List of Illustrations ix Preface xiii Part 1 What Has Controlled Earth's Climate? 1 Climate and Human History 5 Part 2 Nature in Control 2 Slow Going for a Few Million Years 17 3 Linking Earth's Orbit to Its Climate 25 4 Orbital Changes Control Ice-Age Cycles 35 5 Orbital Changes Control Monsoon Cycles 46 6 Stirrings of Change 55 Part 3 Humans Begin to Take Control 7 Early Agriculture and Civilization 65 8 Taking Control of Methane 76 9 Taking Control of CO2 84 10 Have We Delayed a Glaciation? 95 11 Challenges and Responses 106 Part 4 Disease Enters the Picture 12 But What about Those CO2 "Wiggles"? 119 13 The Horsemen of the Apocalypse: Which One? 127 14 Pandemics, CO2, and Climate 139 Part 5 Humans in Control 15 Greenhouse Warming: Tortoise and Hare 151 16 Future Warming: Large or Small? 159 17 From the Past into the Distant Future 169 Epilogue 18 Global-Change Science and Politics 179 19 Consuming Earth's Gifts 190 Afterword to the Princeton Science Library Edition 195 Bibliography 215 Figure Sources 219 Index 223
William F. Ruddiman is a paleoclimatologist and professor emeritus at the University of Virginia.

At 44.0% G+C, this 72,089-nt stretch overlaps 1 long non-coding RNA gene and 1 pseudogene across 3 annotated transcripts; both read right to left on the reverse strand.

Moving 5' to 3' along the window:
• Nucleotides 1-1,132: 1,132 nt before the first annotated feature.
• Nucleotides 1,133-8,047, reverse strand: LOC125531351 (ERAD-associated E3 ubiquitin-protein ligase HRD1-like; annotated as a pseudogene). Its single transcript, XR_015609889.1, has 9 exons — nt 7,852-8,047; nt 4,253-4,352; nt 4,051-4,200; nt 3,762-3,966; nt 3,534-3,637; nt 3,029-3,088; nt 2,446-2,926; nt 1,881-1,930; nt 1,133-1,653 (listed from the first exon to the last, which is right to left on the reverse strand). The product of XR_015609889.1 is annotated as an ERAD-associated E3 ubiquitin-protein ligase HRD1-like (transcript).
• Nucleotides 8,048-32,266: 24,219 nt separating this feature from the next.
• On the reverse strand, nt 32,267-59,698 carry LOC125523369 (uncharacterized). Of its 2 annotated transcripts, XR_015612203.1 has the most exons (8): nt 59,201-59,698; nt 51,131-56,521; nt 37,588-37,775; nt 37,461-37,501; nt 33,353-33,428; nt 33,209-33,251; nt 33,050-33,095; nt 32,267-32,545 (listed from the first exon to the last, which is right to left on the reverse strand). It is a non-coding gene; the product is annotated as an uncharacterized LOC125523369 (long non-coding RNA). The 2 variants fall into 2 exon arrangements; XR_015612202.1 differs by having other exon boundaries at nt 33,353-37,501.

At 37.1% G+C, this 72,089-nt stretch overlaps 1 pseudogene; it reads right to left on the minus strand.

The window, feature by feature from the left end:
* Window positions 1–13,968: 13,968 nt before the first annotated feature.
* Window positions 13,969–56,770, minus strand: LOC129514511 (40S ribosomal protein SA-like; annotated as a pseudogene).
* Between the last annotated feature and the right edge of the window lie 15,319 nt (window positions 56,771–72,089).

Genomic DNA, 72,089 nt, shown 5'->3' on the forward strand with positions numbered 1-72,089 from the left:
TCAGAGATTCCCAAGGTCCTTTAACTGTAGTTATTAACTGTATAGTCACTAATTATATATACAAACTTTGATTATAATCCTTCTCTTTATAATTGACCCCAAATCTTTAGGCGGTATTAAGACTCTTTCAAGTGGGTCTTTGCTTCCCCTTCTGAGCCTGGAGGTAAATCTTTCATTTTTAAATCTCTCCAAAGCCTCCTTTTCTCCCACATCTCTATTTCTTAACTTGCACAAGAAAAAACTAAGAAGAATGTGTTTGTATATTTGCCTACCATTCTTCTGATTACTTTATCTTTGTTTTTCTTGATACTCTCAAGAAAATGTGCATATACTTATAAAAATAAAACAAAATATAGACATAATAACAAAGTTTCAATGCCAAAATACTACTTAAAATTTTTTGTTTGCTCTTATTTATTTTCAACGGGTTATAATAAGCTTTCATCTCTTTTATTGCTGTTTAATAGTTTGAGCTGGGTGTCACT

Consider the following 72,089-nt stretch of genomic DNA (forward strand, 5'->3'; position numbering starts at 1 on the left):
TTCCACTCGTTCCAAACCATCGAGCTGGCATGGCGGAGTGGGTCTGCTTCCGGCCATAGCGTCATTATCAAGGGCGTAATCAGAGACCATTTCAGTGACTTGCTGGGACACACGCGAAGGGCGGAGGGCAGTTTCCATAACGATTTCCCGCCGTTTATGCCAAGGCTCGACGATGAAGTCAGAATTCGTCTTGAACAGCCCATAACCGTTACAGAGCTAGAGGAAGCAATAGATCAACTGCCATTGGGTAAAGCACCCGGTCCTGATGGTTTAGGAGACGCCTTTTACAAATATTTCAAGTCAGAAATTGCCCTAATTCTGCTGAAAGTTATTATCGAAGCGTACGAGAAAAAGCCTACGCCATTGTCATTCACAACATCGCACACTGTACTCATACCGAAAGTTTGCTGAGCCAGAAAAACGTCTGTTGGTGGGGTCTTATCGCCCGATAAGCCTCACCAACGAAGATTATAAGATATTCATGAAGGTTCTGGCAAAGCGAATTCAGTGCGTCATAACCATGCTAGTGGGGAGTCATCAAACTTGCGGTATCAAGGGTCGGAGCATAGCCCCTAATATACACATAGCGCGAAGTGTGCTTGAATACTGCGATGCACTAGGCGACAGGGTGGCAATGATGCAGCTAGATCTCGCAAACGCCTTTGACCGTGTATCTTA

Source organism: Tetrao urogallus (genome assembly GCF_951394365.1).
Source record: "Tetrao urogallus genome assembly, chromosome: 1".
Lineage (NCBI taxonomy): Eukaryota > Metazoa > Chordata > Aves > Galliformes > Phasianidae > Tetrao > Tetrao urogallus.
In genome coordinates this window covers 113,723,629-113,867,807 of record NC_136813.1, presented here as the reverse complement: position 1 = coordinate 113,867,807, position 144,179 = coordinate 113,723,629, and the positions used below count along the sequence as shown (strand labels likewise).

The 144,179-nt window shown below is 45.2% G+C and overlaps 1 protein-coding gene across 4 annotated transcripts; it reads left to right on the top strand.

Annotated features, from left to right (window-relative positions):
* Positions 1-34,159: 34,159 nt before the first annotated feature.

Winner of the 2006 Book Award in Science, Phi Beta Kappa "[A]n excellent book summarizing and placing in context the age-old influence of humans on atmospheric composition, climate and global warming."--Nature "If you're not familiar with Ruddiman's hypothesis, you should be... Plows, Plagues, and Petroleum is excellent reading for scientist and nonscientist alike."--James White, Science "Ruddiman's argument makes it clear that there is no 'natural' baseline of climate in the late Holocene from which to reckon the human impact of the past two centuries."--Wolfgang H. Berger, American Scientist "What is most remarkable about Ruddiman's work is the evidence it provides for an initial disruption to the climate system that occurred long before the industrial revolution--around 8,000 years ago... Ruddiman's realisation that the gaseous composition of Earth's atmosphere is an exquisitely sensitive barometer of changes to life itself represents a great breakthrough."--Tim Flannery, Guardian "William Ruddiman's provocative but plausible conclusion is that the economic behavior of humans began to profoundly influence global climate roughly 8000 years ago... Ruddiman's book has already begun to spark an important debate--a debate which economic historians should be eager to follow and join."--Robert Whaples, EH.net "This well-written book does a great job of summarizing complex topics through simple calculations and examples, and provides the right balance of cultural background and scientific data."--Matthew S. Lachniet, Geotimes "The book by Ruddiman is very enjoyable and easy to read. It also takes quite a unique perspective on the relationship between human societies and climate. For Ruddiman, rather than the climate being a determinant of the course of human events, the argument is turned on its head making human economic behavior a cause of climate change, even well into distant antiquity."--Arlene Miller Rosen, Nature and Culture "Ruddiman's short book is an excellent primer on the various influences on global climate. He explains scientific concepts clearly and accessibly, and his melding of climate science and human history is fascinating. For these reasons alone, the book is worth reading."--Erik M. Conway, Journal of the History of Biology "Plows, Plagues, and Petroleum is a primer on natural variations in Earth's climate and on how human activity is having even more of an impact. While some readers might find it disturbing that people have been influencing the planet's climate for millennia, others may be even more alarmed to think about climate changes yet to come."--S. Perkins, Science News "[Ruddiman] reviews the ongoing debate about future climate change and provides a balanced and judicious assessment of the challenges ahead. This book offers valuable new insights into one of the world's most demanding environmental challenges."--Population and Development Review "The book is instructive and refreshingly non-technical in its prose. It also offers insight to historians as to how they might think about scientific and environmental processes ... And draw on these materials to write history... Given our contemporary industrial capacity, it rises some serious questions and concerns over the fragility of the physical environment and our relationship with it."--Michael Egan, Left History "Contentious though they are, Ruddiman's arguments are never mere speculation. The book does an excellent job explaining the basic atmospheric science behind glacial cycles, and it presents convincing quantitative evidence of past atmospheric changes, pointing out the likely role of anthropogenic deforestation and agriculture in the late Holocene. The author's credentials as an established climate scientist lend further weight to the theory."--Sam White, Technology and Culture